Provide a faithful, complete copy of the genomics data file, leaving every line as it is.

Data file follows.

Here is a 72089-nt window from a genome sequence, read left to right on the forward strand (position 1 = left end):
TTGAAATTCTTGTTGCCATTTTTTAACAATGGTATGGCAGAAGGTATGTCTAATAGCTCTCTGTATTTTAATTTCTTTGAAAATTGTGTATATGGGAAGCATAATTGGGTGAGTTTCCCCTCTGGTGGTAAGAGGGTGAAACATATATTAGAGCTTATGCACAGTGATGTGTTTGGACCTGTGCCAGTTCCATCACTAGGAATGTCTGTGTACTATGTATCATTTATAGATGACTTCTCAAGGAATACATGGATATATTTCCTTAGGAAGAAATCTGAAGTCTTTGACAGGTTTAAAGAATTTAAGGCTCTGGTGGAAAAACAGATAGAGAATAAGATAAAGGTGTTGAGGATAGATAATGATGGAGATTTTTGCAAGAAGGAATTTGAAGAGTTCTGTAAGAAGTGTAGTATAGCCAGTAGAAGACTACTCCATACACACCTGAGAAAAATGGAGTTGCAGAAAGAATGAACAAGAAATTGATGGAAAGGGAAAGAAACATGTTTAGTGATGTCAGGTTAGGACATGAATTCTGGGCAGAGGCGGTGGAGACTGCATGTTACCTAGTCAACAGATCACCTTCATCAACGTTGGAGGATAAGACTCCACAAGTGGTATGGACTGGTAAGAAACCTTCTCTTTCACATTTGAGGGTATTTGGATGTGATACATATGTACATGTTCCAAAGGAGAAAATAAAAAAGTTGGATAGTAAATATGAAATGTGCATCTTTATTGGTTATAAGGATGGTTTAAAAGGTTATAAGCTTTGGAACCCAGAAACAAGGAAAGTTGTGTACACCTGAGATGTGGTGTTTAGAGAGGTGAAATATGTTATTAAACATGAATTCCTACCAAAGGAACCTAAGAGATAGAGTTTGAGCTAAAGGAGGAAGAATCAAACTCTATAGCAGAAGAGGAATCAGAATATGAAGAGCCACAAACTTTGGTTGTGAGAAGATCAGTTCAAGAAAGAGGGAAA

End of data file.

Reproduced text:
Here is a 72089-nt window from a genome sequence, read left to right on the forward strand (position 1 = left end):
TTGAAATTCTTGTTGCCATTTTTTAACAATGGTATGGCAGAAGGTATGTCTAATAGCTCTCTGTATTTTAATTTCTTTGAAAATTGTGTATATGGGAAGCATAATTGGGTGAGTTTCCCCTCTGGTGGTAAGAGGGTGAAACATATATTAGAGCTTATGCACAGTGATGTGTTTGGACCTGTGCCAGTTCCATCACTAGGAATGTCTGTGTACTATGTATCATTTATAGATGACTTCTCAAGGAATACATGGATATATTTCCTTAGGAAGAAATCTGAAGTCTTTGACAGGTTTAAAGAATTTAAGGCTCTGGTGGAAAAACAGATAGAGAATAAGATAAAGGTGTTGAGGATAGATAATGATGGAGATTTTTGCAAGAAGGAATTTGAAGAGTTCTGTAAGAAGTGTAGTATAGCCAGTAGAAGACTACTCCATACACACCTGAGAAAAATGGAGTTGCAGAAAGAATGAACAAGAAATTGATGGAAAGGGAAAGAAACATGTTTAGTGATGTCAGGTTAGGACATGAATTCTGGGCAGAGGCGGTGGAGACTGCATGTTACCTAGTCAACAGATCACCTTCATCAACGTTGGAGGATAAGACTCCACAAGTGGTATGGACTGGTAAGAAACCTTCTCTTTCACATTTGAGGGTATTTGGATGTGATACATATGTACATGTTCCAAAGGAGAAAATAAAAAAGTTGGATAGTAAATATGAAATGTGCATCTTTATTGGTTATAAGGATGGTTTAAAAGGTTATAAGCTTTGGAACCCAGAAACAAGGAAAGTTGTGTACACCTGAGATGTGGTGTTTAGAGAGGTGAAATATGTTATTAAACATGAATTCCTACCAAAGGAACCTAAGAGATAGAGTTTGAGCTAAAGGAGGAAGAATCAAACTCTATAGCAGAAGAGGAATCAGAATATGAAGAGCCACAAACTTTGGTTGTGAGAAGATCAGTTCAAGAAAGAGGGAAA